The advantage using vendor identifier over application identifier is that iOS manages the mapping of the identifier, it's backed up, and it will not be restored on a different device (like UDID). This last point means that your vendor id will change across devices. Once a particular team's last app is removed from a device, so is the vendor identifier. This is possible because iOS has a count of applications per team id. A new one will be generated when an app for that team is installed on the device again. One thing to keep in mind, this id is not a hash of the team identifier; it is actually a random id that is generated when a team's first app is stored on the device.

Vendor Identifier Retain Count

Advertising Identifier

The last new API available with iOS 6 is the Advertising Identifier. As the name suggests, this identifier can and should be used for advertising purposes, such as frequency tapping and conversion tracking. In fact, iAd, Apple's advertising network, has converted from UDID to Advertising Identifier exclusively with iOS 6. The advertising identifier is unique to the device and is available to any application. This is the identifier that is most like UDID since it is unique to the device, it is accessible by any application on the device, it is backed up, and it will not be restored onto a different device, like UDID and Vendor Identifier. One difference is that the advertising identifier will be forgotten if a user executes the "Erase All Contents and Settings" action within the settings app. This is possible because the identifier is a software generated identifier, and not a hardware identifier. The advertising identifier can be accessed with the following code:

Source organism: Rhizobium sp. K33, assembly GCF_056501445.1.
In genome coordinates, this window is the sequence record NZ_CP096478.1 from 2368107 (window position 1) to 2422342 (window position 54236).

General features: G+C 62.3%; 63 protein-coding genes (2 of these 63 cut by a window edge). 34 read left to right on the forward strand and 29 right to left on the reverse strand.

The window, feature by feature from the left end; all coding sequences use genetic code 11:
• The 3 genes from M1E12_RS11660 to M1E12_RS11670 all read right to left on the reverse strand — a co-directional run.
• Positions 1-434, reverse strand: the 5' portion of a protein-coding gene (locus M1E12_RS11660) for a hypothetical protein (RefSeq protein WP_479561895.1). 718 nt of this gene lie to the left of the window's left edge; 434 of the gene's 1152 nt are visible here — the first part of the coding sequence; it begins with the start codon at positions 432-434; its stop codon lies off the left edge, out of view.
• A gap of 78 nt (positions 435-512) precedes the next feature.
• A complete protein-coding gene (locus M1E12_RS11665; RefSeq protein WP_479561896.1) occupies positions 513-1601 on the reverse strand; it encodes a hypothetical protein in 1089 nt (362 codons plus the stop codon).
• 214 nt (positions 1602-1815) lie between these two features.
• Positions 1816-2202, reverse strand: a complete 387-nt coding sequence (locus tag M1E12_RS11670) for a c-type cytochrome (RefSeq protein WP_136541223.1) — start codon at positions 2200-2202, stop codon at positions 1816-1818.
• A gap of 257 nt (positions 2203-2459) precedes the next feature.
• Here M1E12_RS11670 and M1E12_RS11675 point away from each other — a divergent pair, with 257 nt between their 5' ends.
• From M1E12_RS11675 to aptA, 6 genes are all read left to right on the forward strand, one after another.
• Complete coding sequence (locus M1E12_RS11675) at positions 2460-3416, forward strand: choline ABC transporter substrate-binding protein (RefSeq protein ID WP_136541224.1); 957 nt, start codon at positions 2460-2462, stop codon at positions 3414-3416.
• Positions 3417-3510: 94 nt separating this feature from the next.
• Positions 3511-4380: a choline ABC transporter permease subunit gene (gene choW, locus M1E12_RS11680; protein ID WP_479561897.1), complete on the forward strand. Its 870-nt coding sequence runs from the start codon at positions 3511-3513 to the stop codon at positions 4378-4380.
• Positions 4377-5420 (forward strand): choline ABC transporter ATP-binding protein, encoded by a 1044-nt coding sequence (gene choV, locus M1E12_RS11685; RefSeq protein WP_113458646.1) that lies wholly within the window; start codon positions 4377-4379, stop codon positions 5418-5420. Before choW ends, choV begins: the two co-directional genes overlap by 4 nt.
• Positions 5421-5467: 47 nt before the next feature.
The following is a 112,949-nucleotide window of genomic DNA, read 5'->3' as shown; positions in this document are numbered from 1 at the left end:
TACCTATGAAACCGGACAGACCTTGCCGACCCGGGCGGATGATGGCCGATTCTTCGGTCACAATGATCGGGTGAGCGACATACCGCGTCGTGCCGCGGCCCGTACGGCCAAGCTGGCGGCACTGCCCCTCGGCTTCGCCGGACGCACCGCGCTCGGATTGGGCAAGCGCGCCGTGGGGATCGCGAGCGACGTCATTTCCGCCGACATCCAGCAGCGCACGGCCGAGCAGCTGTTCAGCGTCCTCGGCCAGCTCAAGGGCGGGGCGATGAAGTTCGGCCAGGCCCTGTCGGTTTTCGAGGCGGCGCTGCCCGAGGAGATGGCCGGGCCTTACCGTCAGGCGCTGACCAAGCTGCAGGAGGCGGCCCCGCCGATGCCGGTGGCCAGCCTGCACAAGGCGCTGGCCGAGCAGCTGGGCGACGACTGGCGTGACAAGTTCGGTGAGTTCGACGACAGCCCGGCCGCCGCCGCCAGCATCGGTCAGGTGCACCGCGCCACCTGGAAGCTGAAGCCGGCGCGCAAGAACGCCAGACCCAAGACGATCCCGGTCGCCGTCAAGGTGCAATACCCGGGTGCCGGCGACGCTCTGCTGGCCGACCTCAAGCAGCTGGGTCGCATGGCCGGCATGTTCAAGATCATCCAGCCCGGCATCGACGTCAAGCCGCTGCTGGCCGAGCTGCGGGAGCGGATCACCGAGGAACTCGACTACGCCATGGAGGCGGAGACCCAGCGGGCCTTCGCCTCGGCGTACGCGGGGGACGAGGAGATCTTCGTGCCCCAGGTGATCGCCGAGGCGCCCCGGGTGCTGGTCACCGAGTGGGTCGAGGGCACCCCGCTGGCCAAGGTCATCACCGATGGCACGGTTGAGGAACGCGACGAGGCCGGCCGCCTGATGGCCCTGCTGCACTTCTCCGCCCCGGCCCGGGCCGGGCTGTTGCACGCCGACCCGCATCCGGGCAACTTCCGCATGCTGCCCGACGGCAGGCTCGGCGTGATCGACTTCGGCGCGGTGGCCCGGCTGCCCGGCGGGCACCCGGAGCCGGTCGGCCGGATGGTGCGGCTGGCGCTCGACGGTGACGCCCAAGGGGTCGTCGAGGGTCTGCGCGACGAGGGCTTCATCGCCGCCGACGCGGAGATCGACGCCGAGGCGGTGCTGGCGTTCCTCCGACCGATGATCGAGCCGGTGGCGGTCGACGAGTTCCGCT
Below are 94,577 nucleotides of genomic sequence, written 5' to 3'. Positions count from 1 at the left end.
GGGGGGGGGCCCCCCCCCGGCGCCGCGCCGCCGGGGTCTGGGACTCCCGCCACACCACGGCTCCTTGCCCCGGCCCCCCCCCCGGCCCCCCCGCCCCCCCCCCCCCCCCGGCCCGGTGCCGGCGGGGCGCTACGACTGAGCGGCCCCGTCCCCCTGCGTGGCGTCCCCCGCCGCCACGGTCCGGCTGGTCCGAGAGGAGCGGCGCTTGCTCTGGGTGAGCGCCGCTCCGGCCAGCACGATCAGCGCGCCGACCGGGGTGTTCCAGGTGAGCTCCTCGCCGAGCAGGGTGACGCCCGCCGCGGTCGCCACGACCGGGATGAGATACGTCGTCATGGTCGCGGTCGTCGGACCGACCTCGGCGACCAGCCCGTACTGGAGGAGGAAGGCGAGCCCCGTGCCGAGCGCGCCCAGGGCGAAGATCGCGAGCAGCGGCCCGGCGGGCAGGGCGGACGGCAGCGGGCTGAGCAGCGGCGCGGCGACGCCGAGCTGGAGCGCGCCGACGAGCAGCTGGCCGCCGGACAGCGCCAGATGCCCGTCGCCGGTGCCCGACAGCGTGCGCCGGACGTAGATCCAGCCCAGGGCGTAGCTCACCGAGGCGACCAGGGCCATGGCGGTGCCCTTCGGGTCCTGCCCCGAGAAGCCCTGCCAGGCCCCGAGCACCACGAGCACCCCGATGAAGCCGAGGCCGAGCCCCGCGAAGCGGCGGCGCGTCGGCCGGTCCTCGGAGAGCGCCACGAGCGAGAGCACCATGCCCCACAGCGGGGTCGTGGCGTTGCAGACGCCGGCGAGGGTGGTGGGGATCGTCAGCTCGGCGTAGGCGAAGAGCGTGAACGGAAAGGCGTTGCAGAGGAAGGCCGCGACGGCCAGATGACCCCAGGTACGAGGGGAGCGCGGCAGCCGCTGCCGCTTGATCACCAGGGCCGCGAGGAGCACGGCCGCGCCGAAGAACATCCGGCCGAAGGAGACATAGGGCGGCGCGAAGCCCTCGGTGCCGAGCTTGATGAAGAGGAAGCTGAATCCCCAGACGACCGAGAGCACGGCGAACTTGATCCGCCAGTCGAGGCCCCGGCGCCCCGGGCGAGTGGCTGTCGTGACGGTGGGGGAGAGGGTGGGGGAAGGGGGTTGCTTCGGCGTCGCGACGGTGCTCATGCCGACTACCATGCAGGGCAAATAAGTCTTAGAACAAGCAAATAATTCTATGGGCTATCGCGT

<span class="co1">#import ;</span>
<span class="kw4">id</span> adIdObject <span class="sy0">=</span> <span class="br0">[</span>ASIdentifierManager sharedManager<span class="br0">]</span>.advertisingIdentifier;

Also, the AdSupport.framework must be added to application. This is very similar to how the vendor identifier is accessed. The main difference between vendor and advertising identifier is that vendor identifier is accessible only by the developer of the application and advertising identifier is available to any app by any developer. Users do however have the option of limiting add tracking on their devices. This can be set by selecting Settings ? About ? Advertising. When this is turned to "ON", the advertising identifier can only be used for the following purposes: frequency capping, conversion events, estimating the number of unique users, security and fraud detection, and debugging. This can be checked by calling the advertisingTrackingEnabled method of the ASIdentifierManager class.

Limit Ad Tracking Setting

Comparing The APIs

UDID API Comparison Matrix

Summing It All Up

With iOS 6, Apple has provided these three new APIs that can be used to replace UDID completely with the release of iOS 6. Apple suggests that you begin your transition now. Any new apps you build, should be built using the new APIs. If you have an existing app, transition to the new APIs when you submit updates to the App Store. It is important to do this because UDID and similar identifiers will not be available in the future. The legacy behavior will not change, and any existing applications that are installed will not be affected by this change. Attached is a simple sample project that utilizes these new API's as well as the legacy CFUUIDCreate function.